Bioenergy Policy

The transport sector accounted for 29% of the world’s energy consumption in 2015 and it remains heavily reliant on fossil fuels, particularly petroleum-based liquid fuels (International Energy Agency, 2017). Biofuels have proven to be one of the most successful ways of decarbonising the transport sector with global production and consumption increasing from over 64 billion liters in 2007 to over 145 billion liters in 2017.

Biofuels policies have been and will continue to be essential if we are to foster the growth of biofuels to decarbonise transport, particularly long-distance transport. Biofuels policies have been developed and implemented to encourage the production and use of biofuels. Biofuels policies can take many forms including blending mandates, excise tax exemptions and incentives, renewable or low carbon fuel standards, fiscal incentives and public financing. These policy instruments influence different stages of biofuel production and use. These policies can be divided into technology-push and market-pull types of policies.

World biofuels production, 2007-2017. Biofuels increased at an annual growth rate of 11.4%, from over 64 billion liters produced in 2007 to over 145 billion liters in 2017 (Adapted from BP, 2018).

Techno-economic Modelling

Technology-push and market-pull biofuel policies. Countries that use a mixture of market-pull and technology-push policy instruments have been most successful at increasing biofuels production and use and also at developing and deploying less mature emerging biofuels production technologies.

Technology-push policies typically help drive early stage technology development such as research and development (R&D), demonstration and commercialization of biofuels. They are used to help reduce the cost of research and development, drive new ideas and help take early stage technologies through the financial “valley of death” that exists between initial development and commercialization. In a complementary fashion, market-pull policies are used to support technologies that are relatively mature, help create a demand for biofuels, such as conventional ethanol or biodiesel. These policies try to shield biofuels from direct competition with fossil fuels, help attract investments, benefit from economies of scale and encourage technological and organizational learning through their diffusion.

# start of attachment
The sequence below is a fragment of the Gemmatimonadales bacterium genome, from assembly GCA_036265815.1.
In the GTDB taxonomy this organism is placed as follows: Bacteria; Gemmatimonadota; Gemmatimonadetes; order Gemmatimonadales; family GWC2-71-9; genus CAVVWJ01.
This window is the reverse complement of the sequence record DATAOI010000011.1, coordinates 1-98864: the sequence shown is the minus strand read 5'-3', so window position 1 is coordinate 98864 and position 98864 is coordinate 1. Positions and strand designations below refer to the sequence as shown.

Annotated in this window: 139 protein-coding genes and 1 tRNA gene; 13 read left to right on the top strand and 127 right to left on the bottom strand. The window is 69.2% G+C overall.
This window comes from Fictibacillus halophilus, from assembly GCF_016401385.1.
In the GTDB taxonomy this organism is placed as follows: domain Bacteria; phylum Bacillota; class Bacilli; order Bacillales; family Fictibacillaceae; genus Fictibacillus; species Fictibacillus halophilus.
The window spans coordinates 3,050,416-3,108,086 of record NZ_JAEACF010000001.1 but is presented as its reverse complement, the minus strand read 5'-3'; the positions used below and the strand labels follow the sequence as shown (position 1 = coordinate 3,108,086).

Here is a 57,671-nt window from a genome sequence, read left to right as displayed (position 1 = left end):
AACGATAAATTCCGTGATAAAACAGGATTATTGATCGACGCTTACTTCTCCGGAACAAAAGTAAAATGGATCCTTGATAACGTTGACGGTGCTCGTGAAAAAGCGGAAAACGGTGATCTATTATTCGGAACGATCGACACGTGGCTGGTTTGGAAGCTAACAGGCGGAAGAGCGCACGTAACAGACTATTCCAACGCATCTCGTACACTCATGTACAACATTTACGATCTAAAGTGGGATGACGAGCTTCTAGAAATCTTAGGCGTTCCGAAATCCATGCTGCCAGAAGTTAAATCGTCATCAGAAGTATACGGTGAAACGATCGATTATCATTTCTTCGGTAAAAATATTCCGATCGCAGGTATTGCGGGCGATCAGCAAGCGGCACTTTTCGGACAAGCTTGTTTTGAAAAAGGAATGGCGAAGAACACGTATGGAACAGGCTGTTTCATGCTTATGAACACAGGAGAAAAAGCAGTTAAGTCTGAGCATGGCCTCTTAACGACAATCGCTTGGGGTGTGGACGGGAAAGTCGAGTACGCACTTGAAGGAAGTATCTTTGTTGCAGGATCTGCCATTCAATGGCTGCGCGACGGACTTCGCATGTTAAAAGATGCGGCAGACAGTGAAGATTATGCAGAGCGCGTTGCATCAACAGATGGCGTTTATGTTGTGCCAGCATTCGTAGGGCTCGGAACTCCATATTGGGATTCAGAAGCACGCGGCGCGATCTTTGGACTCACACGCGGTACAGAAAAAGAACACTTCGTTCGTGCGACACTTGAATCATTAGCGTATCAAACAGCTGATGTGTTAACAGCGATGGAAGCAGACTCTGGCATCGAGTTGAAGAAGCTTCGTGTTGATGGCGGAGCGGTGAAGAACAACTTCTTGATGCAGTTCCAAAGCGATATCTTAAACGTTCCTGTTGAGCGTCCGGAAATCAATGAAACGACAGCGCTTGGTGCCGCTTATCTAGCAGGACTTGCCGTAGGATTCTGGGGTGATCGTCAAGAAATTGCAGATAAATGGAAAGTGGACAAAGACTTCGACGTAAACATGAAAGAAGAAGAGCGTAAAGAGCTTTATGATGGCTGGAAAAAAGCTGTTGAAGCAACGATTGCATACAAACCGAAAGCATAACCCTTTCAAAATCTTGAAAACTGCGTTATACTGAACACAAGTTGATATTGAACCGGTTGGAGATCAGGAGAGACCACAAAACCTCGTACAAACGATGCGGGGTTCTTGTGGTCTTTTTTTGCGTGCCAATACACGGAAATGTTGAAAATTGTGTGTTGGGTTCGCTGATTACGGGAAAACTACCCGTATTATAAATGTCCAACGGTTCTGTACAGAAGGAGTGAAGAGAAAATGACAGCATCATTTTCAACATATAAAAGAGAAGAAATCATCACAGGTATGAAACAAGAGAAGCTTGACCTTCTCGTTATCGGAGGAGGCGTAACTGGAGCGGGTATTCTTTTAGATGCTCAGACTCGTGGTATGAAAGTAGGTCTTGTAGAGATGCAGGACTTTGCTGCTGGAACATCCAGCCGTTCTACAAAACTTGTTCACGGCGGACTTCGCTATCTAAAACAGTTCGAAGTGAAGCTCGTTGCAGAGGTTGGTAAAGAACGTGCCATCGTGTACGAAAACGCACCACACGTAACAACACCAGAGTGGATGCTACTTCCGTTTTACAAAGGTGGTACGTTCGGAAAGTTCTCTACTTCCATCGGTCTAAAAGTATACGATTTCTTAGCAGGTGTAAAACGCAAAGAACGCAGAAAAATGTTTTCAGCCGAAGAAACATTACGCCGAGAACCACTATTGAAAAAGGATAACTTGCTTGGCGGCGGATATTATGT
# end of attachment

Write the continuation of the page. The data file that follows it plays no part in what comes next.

The countries that have achieved the most success in growing their production and use of biofuels have used a mixture of market-pull and technology-push policies. It is apparent that a balanced distribution of policy efforts between demand-pull and technology-push has proven most successful in fostering development and deployment of biofuels production technologies and the growth of biofuels markets, as seen in the USA, Brazil and European Union.

The researchers at Forest Products Biotechnology and Bioenergy research group have been leading a periodically issued Implementation Agendas report that summarises and evaluates the effectiveness of policies being used within IEA Bioenergy Task 39 member countries to encourage the production and use of biofuels. It also summarises the market penetration of biofuels in member countries as well as other key countries such as China and India. So far, the Task has published five updates of this report (in 2007, 2009, 2014, 2017 and 2018-2019). The last report update was published in February 2019 and is available on the IEA Bioenergy Task 39 website.